"On the one hand, we have seen many of the AAA publishers relying more on proven IP than in previous generations. On the other, we also have seen progress toward consoles picking up popular games from the PC, with players really getting excited about seeing Player Unknown's Battlegrounds coming to Xbox One, and PC stalwarts such as Ark: Survival Evolved succeeding well on consoles along with other newcomers like our friends at Epic with Fortnite and the Hi-Rez team with Paladins. So, there is room for growth across the board for new IPs and different kinds of games on the consoles. I see the free-to-play space growing across all platforms, especially on consoles. So we like where we're at. And we're looking forward to seeing more games embrace this model in the right way, too."
"Even the best studios get pressed during the build-up to completion. So, we feel the crunch too. But our philosophy is your talent is your lifeblood"
Needles to say, none of Digital Extremes' success would be possible without its hard-working crew. The company has won a number of awards for being one of Canada's top employers in any industry. And in the games business, where crunch horror stories still persist, that's saying something.
"Game development isn't easy, and even the best studios get pressed during the build-up to completion. So, we feel the crunch too. But our philosophy is your talent is your lifeblood," Braun notes. "We have established an atmosphere where our team members feel valued professionally and personally and we provide them with a really solid, supportive environment that encourages creative freedom.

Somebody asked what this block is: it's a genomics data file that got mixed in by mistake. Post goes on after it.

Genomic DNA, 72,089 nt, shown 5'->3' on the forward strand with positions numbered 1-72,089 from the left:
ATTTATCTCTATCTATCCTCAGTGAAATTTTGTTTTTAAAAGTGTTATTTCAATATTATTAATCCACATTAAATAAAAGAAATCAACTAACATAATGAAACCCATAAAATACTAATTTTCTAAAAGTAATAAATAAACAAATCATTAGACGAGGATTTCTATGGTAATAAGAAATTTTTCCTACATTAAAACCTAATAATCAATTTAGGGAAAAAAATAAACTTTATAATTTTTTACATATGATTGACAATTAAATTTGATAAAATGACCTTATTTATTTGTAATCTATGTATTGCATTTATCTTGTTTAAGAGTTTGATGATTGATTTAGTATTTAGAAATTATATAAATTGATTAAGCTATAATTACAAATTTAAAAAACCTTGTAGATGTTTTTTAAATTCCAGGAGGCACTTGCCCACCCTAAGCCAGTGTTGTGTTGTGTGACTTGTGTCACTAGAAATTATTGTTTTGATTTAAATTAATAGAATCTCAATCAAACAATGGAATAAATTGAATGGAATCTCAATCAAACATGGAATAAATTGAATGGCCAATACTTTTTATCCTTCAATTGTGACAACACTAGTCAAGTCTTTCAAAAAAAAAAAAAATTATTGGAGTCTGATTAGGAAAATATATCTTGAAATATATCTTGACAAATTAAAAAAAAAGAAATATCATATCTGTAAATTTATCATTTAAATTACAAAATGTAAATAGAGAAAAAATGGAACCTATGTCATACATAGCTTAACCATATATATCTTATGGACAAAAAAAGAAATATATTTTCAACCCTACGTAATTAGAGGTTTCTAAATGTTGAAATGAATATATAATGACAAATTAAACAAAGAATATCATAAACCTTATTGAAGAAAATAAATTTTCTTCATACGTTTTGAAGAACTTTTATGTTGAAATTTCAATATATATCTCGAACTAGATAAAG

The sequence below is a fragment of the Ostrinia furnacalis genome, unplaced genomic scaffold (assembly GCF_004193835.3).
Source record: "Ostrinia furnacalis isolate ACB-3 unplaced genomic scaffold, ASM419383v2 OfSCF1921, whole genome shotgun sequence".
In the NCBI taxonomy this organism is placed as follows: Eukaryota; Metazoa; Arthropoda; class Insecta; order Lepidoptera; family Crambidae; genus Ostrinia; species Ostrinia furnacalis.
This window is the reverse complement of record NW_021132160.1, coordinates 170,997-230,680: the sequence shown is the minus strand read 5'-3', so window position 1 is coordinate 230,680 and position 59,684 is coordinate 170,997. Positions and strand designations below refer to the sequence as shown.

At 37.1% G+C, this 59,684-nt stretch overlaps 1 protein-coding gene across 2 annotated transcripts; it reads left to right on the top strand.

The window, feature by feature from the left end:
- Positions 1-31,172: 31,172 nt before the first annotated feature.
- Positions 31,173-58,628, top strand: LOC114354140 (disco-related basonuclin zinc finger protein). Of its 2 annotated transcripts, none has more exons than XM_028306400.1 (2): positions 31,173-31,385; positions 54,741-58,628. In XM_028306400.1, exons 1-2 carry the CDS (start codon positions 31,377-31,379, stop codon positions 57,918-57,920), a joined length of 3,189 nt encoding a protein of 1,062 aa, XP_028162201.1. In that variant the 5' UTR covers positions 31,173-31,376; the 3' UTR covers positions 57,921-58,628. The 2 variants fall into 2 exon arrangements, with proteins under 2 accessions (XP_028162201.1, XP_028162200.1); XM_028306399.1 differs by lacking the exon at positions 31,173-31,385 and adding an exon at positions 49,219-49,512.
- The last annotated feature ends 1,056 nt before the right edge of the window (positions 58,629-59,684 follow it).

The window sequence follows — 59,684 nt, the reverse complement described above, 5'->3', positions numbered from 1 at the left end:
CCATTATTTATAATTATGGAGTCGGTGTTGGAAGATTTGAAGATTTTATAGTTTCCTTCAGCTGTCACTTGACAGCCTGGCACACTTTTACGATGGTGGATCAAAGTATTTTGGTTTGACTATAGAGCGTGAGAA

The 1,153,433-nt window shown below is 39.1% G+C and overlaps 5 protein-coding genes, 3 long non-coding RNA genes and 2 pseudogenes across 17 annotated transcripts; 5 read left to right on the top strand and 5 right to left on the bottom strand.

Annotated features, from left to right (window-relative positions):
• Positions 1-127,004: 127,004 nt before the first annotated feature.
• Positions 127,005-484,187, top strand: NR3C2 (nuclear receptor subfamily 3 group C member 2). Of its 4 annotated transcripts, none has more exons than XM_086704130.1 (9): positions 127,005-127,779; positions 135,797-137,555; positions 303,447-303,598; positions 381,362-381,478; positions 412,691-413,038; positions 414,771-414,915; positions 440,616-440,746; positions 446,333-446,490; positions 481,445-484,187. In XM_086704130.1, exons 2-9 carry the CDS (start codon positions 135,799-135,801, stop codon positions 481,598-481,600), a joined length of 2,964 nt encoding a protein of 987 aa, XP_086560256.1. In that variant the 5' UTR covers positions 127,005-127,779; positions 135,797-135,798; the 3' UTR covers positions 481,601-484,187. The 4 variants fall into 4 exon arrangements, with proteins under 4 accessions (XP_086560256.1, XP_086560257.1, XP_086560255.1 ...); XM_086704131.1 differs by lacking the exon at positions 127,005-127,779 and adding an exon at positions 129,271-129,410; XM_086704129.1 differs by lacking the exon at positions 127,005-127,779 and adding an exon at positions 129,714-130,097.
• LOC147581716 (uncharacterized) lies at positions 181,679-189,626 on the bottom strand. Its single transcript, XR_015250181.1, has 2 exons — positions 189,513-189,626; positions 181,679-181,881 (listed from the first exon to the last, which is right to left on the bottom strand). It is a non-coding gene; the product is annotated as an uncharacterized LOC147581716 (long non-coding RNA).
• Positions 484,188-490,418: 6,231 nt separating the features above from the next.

"With that said, it is a challenge to help those who have a natural drive to over-produce to balance out their lives and avoid burnout. On a title that operates 24/7/365 we are actively working to develop new policies that force people to take their vacation time if they haven't, to take extra time to decompress after big content pushes, and to provide fun company activities that help take their mind off the game for a few hours at a time."
Braun says it's important for game studios to create an atmosphere that's both family friendly and fun.
"We do fun stuff. As is the Canadian way, we have a company hockey team along with other sports teams," she says. "Earlier this week, we had St. John Therapy Dogs visit the office to take some time away from the computer and relax our staff with furry cuddles and cuteness overload. It might sound...silly or cheesy, but these little things matter.
"Our philosophy as a company extends into our community and encourages being good citizens. We recently took part in the local London, Ontario 'Light the Night' Walk put on by The Leukemia and Lymphoma Society of Canada, a cause that hit close to home for our staff. Our staff and company matching raised the largest amount by any Light The Night London team on record - a worthy achievement. We also donate a large portion of the proceeds from our TennoCon event each year to a charity we partner with. This year we chose Covenant House Toronto. And coming up in December, we're working with our community of players to raise funds for our annual Warframe holiday drive called Tennobaum, which will benefit the local Children's Health Foundation."
As Digital Extremes continues to reinvest in Warframe, the company may not be diving into new IP development, but it does believe it can benefit the industry from the publishing side.
"We're considering growing through publishing external games-as-a-service titles to help impart the knowledge we've gained with Warframe and pass it along to other independent developers," Braun notes. "Our first effort in this direction is with the talented folks over at Human Head Studios on Survived By... Look for that in 2018."